Cardiff Metropolitan University creates an innovative prosthetic hand made from 3D printing technology
A five-year old boy from Llwynpia in south Wales has become one of the first children in Wales to have a prosthetic hand created using revolutionary 3D printing technology.
Five-year-old, Cian Morris was born without fully-formed fingers on his right hand and his parents explored a number of option before discovering 3D printing technology in the United States.
The family were then put in touch with the FabLab team at Cardiff Metropolitan University who agreed to develop a 3D printed prosthetic hand for Cian as part of the Enabling the Future project, a global network of volunteers who promote the potential of 3D printing to transform the lives of people without limbs.
The hand, which took three days to print and assemble cost just £60 and has been specifically designed with Cian’s disabilities in mind, giving him the ability to control his new fingers simply by bending his wrist. The prosthetic hand will enable Cian to catch, grip and pick items up, something he has never been able to do with his right hand before.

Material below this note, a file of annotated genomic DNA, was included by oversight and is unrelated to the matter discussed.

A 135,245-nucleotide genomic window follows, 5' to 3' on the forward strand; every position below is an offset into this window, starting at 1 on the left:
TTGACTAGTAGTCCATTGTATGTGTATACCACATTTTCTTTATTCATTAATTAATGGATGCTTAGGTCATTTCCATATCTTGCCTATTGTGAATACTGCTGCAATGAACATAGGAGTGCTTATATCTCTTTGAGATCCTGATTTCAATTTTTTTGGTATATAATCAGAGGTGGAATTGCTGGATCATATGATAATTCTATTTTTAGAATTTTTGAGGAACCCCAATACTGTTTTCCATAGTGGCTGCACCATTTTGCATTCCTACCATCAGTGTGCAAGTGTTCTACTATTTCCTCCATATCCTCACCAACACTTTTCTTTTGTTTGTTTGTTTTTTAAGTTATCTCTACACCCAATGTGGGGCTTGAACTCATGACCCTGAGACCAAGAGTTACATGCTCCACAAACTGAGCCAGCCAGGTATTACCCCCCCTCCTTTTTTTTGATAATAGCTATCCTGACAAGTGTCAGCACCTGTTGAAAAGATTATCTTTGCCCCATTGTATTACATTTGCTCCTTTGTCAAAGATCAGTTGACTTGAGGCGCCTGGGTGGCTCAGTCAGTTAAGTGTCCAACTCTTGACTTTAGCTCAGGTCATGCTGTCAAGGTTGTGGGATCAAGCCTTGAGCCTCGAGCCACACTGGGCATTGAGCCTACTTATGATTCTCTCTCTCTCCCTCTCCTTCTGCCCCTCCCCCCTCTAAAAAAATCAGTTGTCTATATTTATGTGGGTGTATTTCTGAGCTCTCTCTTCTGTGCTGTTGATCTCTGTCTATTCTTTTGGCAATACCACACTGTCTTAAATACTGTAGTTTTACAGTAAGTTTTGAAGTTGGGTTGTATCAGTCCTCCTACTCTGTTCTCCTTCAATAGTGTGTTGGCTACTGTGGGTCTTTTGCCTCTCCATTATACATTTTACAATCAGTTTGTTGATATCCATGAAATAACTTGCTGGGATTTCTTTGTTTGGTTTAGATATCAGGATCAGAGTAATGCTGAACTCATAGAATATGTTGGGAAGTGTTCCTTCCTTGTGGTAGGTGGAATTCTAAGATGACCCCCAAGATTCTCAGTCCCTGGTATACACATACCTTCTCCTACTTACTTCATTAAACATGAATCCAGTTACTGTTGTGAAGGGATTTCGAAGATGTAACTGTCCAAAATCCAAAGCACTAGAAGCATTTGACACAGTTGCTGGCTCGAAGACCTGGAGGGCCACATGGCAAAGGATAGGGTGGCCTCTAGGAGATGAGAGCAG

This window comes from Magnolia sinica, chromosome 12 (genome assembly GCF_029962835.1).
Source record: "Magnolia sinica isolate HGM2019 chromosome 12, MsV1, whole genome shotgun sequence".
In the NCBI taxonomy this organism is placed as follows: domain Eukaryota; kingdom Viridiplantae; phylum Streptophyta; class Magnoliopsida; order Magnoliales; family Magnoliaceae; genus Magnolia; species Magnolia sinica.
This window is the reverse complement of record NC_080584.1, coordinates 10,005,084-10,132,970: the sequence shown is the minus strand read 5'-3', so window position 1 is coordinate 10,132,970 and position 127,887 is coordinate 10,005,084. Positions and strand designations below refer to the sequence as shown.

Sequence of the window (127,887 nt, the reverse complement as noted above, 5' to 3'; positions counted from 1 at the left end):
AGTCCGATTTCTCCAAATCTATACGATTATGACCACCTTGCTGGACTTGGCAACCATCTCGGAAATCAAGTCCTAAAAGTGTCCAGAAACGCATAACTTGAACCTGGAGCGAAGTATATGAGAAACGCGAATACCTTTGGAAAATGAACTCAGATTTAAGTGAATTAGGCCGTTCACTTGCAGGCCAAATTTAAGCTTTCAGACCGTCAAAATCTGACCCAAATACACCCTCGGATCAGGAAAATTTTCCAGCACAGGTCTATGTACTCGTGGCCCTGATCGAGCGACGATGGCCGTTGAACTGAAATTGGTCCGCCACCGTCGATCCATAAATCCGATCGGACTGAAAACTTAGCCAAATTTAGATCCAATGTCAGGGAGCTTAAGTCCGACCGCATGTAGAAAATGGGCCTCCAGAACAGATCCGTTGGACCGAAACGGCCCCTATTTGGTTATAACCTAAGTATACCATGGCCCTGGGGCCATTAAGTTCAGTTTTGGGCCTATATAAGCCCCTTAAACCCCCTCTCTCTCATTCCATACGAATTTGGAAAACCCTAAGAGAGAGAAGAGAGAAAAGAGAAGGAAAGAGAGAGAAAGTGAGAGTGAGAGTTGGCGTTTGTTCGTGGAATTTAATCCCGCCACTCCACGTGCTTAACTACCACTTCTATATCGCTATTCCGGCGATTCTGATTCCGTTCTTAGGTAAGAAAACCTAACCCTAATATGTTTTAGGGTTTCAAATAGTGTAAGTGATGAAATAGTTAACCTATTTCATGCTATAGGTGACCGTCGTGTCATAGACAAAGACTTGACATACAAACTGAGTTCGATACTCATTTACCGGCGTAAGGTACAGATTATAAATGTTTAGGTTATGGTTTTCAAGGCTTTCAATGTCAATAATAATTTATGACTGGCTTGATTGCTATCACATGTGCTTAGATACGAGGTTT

The FabLab team is now developing a programme that will teach Cian’s parents how to use the printer and its software, enabling them to make new hands when required.
Imogen Wetton, a serious injury solicitor based in Thompsons Solicitors’ Manchester office, said: “This use of 3D printing to create limbs could dramatically enhance the lives of amputees and people who are born with limited limb function, like Cian.
“We look forward to seeing how 3D printing will continue to aid the advancement of prosthetic technology. However, while this development is encouraging, we know that the costs of life-long advanced prosthetics provision, rehabilitation, long-term care and any required adaptations to a client’s home or car remain significant. This cannot be forgotten if we are to enable those who have undergone an amputation or who are born without a limb to live as independently as possible ”
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